Friday, November 8, 2019

Review: Where the Crawdads Sing

Where the Crawdads Sing
From Where the Crawdads Sing, by Delia Owens:

Open quote 
Marsh is not swamp. Marsh is a space of light, where grass grows in water, and water flows into the sky. Slow-moving creeks wander, carrying the orb of the sun with them to the sea, and long-legged birds lift with unexpected grace—as though not built to fly—against the roar of a thousand snow geese."

The story of the marsh is the third major story line in this novel, the one that makes the novel soar above the love story and the murder mystery.

Grade: A-

There are two interwoven story lines in Delia Owens' debut novel. One begins in 1952 with a six-year old girl living with her family in a shack in the North Carolina coastal marsh. It follows her life until it intersects with the other story line, a murder mystery, set in 1969, when a young man's body is found at the bottom of a fire tower, suspected of being the victim of foul play.

The young girl, Kya, lives with her large family. One by one, her brothers and sisters, her mother, and finally her abusive father, abandon Kya, leaving her to care for herself and grow up alone in the marsh. She manages, and her life alone is a tale in itself. She's independent and distrustful of everyone, almost like a wild animal. She digs up mussels from the muddy marsh and sells them to earn enough money to survive. Eventually she reaches her teens, and a boy enters the picture. The story then evolves into a bittersweet coming-of-age tale. Teen girls ought to love this part. Teen boys, too, if they are honest.

The murder mystery is over the death of a young man, the former star quarterback of the small town's high school. Rumors surrounded him and the so-called "marsh girl" for years, so naturally suspicion falls on her when his body is found at the bottom of the tower. How that suspicion plays out and is resolved takes up the second half of the novel.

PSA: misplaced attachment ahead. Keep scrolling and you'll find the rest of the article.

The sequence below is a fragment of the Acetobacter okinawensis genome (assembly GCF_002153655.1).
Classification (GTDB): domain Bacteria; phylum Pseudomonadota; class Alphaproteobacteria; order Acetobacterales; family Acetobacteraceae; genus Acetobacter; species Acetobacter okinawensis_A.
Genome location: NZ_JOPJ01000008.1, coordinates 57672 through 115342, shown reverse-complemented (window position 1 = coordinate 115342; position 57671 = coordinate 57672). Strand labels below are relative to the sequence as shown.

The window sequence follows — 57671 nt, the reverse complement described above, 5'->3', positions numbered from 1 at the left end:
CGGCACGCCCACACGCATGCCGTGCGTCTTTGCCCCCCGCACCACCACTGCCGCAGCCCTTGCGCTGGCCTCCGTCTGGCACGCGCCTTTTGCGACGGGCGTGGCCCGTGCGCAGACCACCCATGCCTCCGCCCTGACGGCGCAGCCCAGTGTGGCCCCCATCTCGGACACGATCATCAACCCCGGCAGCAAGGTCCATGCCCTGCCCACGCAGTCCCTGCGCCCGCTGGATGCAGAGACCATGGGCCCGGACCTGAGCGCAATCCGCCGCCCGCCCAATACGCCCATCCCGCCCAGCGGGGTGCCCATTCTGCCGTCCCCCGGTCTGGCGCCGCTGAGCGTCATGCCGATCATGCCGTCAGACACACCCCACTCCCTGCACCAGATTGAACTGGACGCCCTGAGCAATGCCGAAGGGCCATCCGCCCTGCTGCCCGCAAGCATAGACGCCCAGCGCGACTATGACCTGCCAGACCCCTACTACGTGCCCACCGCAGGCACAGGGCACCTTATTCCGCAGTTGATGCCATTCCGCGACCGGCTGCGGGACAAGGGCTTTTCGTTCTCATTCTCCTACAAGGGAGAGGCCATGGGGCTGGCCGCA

Mixing these two story lines results in the most surprising thing: a sweet murder mystery.

The marsh is almost a character in its own right. Kya becomes a self-taught naturalist, learning the birds, the flowers, the grasses, the mushrooms, the tides and the seasons. She uses painting supplies left behind by her mother and becomes an accomplished artist of the natural world. It's clear that Delia Owens herself loves nature and the Carolina coast. In fact, she is a zoologist with a PhD in Animal Behavior and lived 23 years in Africa studying lions, elephants and other wildlife. Now she finally turns her attention to writing fiction. It was like her whole life was a prelude to writing this beautiful story.

"Where the Crawdads Sing" is available in Kindle format from the Richardson Public Library. :-)

1 comment:

Mark Steger said...

Normally, the grades I give a book or movie is based on how much I enjoyed it. Think of it like I'm trying to program Amazon or Netflix to make better recommendations for books or movies I might like. This novel is the exception. The A- is definitely because of how I think a 13 year-old-girl might like the novel. And I think she'd love it. There's enough else in it for an old man like me to go with that grade.